Summer 2016 — THE POTOMAC

Movie Stars

  Jennifer Lagier

Camille muses over a National Inquirer headline: "Burt Reynolds Opens Up About Sex After Eighty." Tries to imagine an octogenarian without erectile dysfunction who knows his way around a girl's body, but all she can envision is a hunky Burt at his prime in Deliverance, Everything You Wanted to Know About Sex, The Man Who Loved Cat Dancing. Back then, she too was a hot little number—turned heads, men hitting on her at the disco, in bars and restaurants. Burt would have appreciated her lithe slimness, ready smile, lust for adventure. She fantasizes his hands cupping her taut ass, stroking her breasts, erect nipples. Feels herself growing moist. Even now, he still makes her thighs quiver.

Those were the days when she was involved with Leon, a movie star wannabe who had landed a few minor roles, but never quite made it. He was her placeholder love, a nice–enough guy, paid the rent, introduced her to friends, took her to parties where they hung around the fringes of fame, both hungry for a break and attention. As his TV and movie parts petered out, so did her interest. When a flashier man with a larger wallet arrived on the scene, Camille made her exit.

The thirty years that have elapsed since then have extinguished her optimism, diminished lust, damaged her body. She wonders where Leon is now, if he found happiness or success, still thinks about her. Visiting a stroke–disabled friend at Elysian Fields, an assisted care facility, she shivers, fears what aging means in terms of romance, independence, adventure.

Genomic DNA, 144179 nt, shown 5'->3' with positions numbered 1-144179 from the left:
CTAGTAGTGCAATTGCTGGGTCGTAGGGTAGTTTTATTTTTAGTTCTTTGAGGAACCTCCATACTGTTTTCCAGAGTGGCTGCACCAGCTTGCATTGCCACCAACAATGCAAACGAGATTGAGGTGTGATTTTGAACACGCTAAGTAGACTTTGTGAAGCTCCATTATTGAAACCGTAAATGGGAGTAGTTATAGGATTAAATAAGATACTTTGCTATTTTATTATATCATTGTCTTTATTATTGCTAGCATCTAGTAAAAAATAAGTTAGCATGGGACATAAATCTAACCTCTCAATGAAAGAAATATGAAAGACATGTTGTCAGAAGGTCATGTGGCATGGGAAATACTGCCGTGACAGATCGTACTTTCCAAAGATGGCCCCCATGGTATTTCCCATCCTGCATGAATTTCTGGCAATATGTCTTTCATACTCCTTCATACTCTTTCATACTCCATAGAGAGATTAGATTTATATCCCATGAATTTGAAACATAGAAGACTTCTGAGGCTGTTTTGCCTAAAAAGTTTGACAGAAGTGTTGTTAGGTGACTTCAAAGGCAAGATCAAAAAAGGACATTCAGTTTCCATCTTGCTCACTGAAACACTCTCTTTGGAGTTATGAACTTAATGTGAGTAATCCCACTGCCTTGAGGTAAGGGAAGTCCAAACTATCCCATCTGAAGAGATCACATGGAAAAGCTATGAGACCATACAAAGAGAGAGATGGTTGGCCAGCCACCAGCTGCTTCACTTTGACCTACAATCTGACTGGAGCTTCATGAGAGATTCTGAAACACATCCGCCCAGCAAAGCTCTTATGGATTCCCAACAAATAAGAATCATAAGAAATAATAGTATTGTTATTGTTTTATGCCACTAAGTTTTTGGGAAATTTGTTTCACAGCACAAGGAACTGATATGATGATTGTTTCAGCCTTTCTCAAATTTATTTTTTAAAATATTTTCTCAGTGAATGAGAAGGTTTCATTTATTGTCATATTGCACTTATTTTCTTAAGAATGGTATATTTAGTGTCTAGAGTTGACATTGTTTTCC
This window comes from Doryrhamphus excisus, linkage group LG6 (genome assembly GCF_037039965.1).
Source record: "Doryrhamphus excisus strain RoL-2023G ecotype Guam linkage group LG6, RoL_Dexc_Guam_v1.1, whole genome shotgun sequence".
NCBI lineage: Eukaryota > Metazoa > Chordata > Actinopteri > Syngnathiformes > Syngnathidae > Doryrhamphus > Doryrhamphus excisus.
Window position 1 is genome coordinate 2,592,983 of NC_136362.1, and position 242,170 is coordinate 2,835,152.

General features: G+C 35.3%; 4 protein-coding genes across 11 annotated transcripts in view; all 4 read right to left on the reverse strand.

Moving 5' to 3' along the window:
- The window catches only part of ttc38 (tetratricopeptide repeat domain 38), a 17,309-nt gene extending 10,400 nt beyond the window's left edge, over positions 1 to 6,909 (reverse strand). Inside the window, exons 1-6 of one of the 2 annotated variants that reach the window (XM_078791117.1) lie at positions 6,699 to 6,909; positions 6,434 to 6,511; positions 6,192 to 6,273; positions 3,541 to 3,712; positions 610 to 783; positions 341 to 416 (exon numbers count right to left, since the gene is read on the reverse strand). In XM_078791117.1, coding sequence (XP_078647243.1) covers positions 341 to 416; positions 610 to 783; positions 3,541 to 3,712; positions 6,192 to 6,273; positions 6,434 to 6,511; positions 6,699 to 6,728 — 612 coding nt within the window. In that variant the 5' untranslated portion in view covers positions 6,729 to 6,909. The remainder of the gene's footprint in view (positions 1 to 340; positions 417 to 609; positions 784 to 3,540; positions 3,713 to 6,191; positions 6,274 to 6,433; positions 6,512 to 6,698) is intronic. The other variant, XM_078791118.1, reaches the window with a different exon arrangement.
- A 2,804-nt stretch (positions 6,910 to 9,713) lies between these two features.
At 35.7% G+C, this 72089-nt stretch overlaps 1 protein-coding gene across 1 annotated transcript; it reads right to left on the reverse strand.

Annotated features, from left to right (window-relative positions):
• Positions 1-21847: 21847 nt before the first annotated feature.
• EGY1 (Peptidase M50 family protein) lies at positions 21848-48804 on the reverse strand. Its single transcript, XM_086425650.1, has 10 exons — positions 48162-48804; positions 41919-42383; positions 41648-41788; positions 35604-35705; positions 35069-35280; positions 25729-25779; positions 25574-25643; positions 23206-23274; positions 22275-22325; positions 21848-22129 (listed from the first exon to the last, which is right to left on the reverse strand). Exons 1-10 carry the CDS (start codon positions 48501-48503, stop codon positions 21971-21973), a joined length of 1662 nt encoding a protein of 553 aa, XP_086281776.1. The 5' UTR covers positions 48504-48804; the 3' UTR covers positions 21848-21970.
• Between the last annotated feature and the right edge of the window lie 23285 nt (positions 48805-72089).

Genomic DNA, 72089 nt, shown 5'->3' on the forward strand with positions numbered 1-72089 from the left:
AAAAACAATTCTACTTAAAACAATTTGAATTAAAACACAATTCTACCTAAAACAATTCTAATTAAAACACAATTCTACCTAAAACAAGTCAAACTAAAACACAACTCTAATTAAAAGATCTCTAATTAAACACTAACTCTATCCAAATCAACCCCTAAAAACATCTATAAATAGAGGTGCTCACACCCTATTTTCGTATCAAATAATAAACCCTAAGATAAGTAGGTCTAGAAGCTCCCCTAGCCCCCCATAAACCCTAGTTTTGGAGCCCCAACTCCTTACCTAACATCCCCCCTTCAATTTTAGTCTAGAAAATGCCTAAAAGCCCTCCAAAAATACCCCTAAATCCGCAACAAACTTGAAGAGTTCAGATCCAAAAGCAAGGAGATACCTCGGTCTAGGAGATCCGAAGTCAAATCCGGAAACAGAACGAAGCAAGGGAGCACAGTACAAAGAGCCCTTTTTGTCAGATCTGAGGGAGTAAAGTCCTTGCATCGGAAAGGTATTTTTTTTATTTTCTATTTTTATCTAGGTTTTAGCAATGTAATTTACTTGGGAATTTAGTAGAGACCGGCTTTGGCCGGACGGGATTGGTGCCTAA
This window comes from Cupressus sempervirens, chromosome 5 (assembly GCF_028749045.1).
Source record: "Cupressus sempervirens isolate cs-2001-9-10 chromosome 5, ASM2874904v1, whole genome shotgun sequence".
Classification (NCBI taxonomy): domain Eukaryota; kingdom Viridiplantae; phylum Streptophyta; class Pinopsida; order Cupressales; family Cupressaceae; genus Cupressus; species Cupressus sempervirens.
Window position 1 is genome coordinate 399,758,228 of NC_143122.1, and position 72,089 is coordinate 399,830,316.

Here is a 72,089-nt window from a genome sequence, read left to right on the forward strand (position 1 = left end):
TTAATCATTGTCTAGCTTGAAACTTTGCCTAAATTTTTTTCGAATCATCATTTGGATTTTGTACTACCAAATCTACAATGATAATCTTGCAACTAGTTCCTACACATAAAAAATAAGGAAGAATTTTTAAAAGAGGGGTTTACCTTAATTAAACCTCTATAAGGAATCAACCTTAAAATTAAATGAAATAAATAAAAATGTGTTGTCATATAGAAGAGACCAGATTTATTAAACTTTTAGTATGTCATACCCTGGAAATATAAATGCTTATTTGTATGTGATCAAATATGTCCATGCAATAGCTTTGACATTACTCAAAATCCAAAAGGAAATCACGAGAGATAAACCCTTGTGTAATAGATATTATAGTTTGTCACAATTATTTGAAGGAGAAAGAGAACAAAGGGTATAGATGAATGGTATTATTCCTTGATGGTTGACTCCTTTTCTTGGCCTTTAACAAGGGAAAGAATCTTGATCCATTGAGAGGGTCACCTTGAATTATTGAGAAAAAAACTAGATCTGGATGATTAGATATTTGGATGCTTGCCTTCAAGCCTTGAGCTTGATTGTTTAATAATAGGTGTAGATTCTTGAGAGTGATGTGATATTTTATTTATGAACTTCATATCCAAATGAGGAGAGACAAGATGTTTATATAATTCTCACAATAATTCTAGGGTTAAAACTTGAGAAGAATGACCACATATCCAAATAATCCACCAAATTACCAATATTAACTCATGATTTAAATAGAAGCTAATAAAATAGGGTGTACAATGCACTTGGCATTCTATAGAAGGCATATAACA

In the cheerful lobby, she sees old women in wheel chairs staring blankly at a flat screen showing a popular soap opera. A dapper gentleman is holding court by the fireplace, regaling a bevy of blue–haired matrons with insider stories. His face, despite wattle and wrinkles, looks somewhat familiar. With a shock, she realizes it's her old lover, Leon. He winks and waves as she passes. Her stomach flips, chest aches. He hasn't a clue who she is, doesn't remember.

Now she wishes she had taken the plunge, thrown herself at Burt, several other A–list actors while she still had her pretty. With body and looks, she could have seduced the lot of them, had a mansion, maids, and chauffeur. Maybe walked away with a nice chunk of change, possibly leveraged an immense divorce payoff. Tells herself it doesn't matter, that she's always managed to find the next lover, land on her feet. At her age, who needs an old man who requires round the clock care? She is better off single.

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